Qusay Hussein

From Wikipedia, the free encyclopedia

Qusay Saddam Hussein
قصي صدام حسين
Qusay Hussein.jpg
Commander of the Fedayeen Saddam
In office
3 January 1997 – 9 April 2003
PresidentSaddam Hussein
Preceded byUday Hussein
Succeeded byPosition abolished
Member of the Regional Command of the Iraqi Regional Branch
In office
18 May 2001 – 9 April 2003
Director of the Iraqi Special Security Organization
In office
4 July 1992 – 6 January 1997
PresidentSaddam Hussein
Preceded byFannar Zibin al-Hassan
Succeeded byWalid Hamid Tawfiq
Personal details
Qusay Saddam Hussein al-Nasiri al-Tikriti

(1966-05-17)17 May 1966[1]
Baghdad, Iraq
Died22 July 2003(2003-07-22) (aged 37)
Mosul, Iraq
Cause of deathGunshot wound
Resting placeAl-Awja, Iraq
Political partyIraqi Regional Branch of the Arab Socialist Ba'ath Party
SpouseSahar Abd al-Rashid (m. 1988–2003; his death)
ChildrenMustafa (1989–2003)
Yahya Adnan (born 1991) (heir apparent of his grand father Saddam)
Saddam Ali (born 1995)
Parent(s)Saddam (1937–2006)
Sajida (b. 1937)
RelativesUday (brother)
Raghad (sister)
Rana (sister)
Hala (sister)
Maher Abd al-Rashid (father in law)
Military service
Allegiance Baathist Iraq
Branch/serviceIraqi Republican Guard
Years of service1991–2003
RankHonorable Supervisor of the Republican Guard
Battles/wars1991 uprisings in Iraq 2003 Iraq War

Qusay Saddam Hussein al-Nasiri al-Tikriti (or Qusai, Arabic: قصي صدام حسين; 17 May 1966 – 22 July 2003) was an Iraqi politician, military leader, and the second son of Saddam Hussein. He was appointed as his father's heir apparent in 2000. He was also in charge of the Republican Guard. Qusay and his brother Uday were killed in a U.S. raid in Mosul.

Early and personal life[edit]

Qusay was born in Baghdad in 1966 to Ba'athist revolutionary Saddam Hussein, who was in prison at the time, and his wife and cousin, Sajida Talfah. Some sources have said the birth year was 1965, while others have said it was either 1967 or 1968.[2][3] He was widely described to be a family man and an attorney in training.[4]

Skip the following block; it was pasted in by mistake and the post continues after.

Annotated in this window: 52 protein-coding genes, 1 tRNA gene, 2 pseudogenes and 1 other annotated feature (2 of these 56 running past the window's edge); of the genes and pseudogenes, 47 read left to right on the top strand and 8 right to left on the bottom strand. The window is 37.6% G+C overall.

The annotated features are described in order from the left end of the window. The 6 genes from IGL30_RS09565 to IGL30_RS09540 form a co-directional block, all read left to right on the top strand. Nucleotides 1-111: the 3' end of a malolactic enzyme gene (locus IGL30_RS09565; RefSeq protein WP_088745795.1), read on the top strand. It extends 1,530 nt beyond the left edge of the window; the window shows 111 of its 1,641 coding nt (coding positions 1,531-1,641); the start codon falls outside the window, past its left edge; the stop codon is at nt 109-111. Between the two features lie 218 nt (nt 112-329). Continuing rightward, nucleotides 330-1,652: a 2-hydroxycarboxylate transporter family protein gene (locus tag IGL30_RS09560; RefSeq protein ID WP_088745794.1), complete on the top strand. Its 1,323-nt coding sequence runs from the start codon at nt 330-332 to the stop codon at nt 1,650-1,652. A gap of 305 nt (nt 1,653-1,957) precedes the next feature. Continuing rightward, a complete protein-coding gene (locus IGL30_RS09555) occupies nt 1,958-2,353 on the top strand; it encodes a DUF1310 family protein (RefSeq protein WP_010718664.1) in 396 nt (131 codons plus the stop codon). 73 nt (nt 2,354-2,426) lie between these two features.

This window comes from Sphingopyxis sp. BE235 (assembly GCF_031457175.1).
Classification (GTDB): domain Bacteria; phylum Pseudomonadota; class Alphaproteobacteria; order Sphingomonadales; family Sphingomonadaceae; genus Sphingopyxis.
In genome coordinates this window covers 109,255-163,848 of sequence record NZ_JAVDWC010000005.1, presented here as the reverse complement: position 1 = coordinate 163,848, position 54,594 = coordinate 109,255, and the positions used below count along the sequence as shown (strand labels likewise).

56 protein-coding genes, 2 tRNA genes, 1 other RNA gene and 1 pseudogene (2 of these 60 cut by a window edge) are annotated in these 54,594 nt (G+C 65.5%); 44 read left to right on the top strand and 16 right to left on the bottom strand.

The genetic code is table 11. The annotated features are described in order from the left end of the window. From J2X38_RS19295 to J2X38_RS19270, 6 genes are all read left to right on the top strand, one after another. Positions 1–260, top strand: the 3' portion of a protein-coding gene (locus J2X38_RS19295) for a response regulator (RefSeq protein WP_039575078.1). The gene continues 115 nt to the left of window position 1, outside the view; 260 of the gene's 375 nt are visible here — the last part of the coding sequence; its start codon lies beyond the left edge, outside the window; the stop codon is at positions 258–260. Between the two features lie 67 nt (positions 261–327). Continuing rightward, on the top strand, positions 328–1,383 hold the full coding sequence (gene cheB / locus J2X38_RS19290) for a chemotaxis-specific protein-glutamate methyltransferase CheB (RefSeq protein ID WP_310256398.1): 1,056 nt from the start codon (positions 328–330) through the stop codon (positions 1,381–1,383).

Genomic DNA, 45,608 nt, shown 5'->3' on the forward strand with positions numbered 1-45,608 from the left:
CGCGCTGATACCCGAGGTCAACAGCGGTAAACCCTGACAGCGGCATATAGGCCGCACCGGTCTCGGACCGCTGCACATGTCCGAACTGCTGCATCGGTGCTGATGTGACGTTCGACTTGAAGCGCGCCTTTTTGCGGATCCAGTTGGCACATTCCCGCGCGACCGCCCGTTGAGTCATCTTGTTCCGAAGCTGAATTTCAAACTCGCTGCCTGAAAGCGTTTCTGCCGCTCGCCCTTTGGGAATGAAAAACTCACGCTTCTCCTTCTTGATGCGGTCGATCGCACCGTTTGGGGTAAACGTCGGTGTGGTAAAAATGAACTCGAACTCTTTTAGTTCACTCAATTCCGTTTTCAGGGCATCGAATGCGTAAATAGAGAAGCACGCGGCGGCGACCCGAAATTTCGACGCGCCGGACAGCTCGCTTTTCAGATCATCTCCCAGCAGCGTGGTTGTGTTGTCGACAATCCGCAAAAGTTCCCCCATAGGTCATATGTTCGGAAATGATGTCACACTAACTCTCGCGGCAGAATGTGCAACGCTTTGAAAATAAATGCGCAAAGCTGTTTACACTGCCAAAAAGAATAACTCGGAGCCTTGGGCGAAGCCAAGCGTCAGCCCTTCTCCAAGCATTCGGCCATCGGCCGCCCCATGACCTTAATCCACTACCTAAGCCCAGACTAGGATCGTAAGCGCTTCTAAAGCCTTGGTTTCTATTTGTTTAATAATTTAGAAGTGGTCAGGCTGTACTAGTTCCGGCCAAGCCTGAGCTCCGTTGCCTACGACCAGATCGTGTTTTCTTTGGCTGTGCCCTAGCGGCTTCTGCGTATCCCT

He married Sahar Maher Abd al-Rashid; the daughter of Maher Abd al-Rashid, a top ranking military official, and had three sons: Mustafa (3 January 1989 – 22 July 2003), Yahya Adnan (born 1991) (heir apparent of his grand father Saddam) and Saddam Ali (born 1995).


Qusay reportedly played a role in crushing the Shiite uprising in the aftermath of the 1991 Gulf War and is also thought to have masterminded the destruction of the southern marshes of Iraq. The wholesale destruction of these marshes ended a centuries-old way of life that prevailed among the Shiite Marsh Arabs who made the wetlands their home, and ruined the habitat for dozens of species of migratory birds. The Iraqi government stated that the action was intended to produce usable farmland, though a number of outsiders believe the destruction was aimed against the Marsh Arabs as retribution for their participation in the 1991 uprising.

Uday was viewed as their father's heir apparent until he sustained serious injuries in a 1996 assassination attempt. Unlike Uday, who was known for extravagance and erratic, violent behavior, Qusay kept a low profile.

Iraqi dissidents claimed that Qusay was responsible for the killing of many political activists. The Sunday Times reported that Qusay Hussein ordered the killing of Khalis Mohsen al-Tikriti, an engineer at the military industrialization organization, because he believed Mohsen was planning to leave Iraq. In 1998, Iraqi opposition groups accused Qusay Hussein of ordering the execution of thousands of political prisoners after hundreds of inmates were similarly executed to make room for new prisoners in crowded jails.